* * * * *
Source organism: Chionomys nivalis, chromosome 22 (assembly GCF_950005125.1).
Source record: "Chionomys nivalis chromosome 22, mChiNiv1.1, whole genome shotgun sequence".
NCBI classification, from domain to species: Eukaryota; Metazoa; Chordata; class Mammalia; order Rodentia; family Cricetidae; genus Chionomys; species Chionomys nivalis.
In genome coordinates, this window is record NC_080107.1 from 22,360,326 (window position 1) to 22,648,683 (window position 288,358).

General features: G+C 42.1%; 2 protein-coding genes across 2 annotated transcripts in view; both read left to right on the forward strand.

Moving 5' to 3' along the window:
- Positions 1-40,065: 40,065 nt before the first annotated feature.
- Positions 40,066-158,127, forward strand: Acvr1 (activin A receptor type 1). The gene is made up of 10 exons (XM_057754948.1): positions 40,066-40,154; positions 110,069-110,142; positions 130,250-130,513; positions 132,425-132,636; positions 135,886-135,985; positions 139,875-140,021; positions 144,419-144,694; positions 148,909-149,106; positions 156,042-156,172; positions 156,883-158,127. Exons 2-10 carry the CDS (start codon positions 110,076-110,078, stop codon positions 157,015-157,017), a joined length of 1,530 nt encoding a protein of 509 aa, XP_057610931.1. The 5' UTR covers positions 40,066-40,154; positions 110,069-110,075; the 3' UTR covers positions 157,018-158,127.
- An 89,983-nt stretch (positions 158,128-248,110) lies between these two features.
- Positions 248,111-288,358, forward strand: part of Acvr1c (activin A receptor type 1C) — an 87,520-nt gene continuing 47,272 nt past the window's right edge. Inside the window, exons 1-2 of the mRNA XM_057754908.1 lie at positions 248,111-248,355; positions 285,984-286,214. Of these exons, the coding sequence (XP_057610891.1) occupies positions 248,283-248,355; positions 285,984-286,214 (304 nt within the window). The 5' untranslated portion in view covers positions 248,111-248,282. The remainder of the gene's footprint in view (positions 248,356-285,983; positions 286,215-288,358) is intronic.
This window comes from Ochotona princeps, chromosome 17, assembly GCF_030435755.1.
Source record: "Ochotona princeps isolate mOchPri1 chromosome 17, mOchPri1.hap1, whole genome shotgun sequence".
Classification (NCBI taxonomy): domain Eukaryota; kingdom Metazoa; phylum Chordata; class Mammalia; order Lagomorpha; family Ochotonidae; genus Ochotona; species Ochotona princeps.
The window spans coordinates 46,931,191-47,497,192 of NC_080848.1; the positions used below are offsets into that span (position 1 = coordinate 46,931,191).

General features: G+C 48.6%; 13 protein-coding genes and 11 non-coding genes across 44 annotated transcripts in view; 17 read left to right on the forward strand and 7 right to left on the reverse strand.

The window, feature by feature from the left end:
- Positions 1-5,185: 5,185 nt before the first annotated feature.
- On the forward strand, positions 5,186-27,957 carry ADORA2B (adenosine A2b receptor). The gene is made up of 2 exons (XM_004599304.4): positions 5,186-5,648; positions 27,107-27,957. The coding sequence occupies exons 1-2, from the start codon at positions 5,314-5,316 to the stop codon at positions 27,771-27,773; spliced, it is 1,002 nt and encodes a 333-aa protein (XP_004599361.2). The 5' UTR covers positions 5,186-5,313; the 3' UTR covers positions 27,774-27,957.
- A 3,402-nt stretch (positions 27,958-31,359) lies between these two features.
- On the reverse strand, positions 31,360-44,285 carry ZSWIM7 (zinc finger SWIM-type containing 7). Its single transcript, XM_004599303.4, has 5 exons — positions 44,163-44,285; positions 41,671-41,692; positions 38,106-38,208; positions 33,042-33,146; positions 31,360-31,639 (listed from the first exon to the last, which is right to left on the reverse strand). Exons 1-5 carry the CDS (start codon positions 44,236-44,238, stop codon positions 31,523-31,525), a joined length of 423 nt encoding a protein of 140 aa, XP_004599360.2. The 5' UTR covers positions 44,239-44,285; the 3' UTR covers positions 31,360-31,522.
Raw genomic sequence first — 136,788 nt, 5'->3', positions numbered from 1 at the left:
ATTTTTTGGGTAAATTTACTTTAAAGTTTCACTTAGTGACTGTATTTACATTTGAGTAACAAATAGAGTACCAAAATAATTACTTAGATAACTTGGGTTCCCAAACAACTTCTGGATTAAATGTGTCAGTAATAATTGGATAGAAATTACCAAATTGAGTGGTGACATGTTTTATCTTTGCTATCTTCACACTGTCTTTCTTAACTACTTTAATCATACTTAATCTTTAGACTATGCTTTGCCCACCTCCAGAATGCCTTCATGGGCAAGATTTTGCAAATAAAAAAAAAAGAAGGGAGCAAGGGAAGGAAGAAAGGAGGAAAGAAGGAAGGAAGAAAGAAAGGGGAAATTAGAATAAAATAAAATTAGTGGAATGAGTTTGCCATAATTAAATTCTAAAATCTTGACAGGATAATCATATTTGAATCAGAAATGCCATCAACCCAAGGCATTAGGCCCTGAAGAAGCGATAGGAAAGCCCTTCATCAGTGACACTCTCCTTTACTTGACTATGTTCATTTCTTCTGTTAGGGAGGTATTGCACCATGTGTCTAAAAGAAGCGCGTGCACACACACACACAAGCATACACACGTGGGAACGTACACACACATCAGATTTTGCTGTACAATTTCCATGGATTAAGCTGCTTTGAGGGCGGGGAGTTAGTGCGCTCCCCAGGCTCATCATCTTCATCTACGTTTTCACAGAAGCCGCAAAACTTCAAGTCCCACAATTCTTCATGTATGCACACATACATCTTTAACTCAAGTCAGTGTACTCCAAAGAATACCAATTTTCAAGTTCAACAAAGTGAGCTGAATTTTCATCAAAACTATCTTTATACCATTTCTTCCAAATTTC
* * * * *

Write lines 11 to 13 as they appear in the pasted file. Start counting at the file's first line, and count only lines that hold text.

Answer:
This window comes from Ochotona princeps, chromosome 17, assembly GCF_030435755.1.
Source record: "Ochotona princeps isolate mOchPri1 chromosome 17, mOchPri1.hap1, whole genome shotgun sequence".
Classification (NCBI taxonomy): domain Eukaryota; kingdom Metazoa; phylum Chordata; class Mammalia; order Lagomorpha; family Ochotonidae; genus Ochotona; species Ochotona princeps.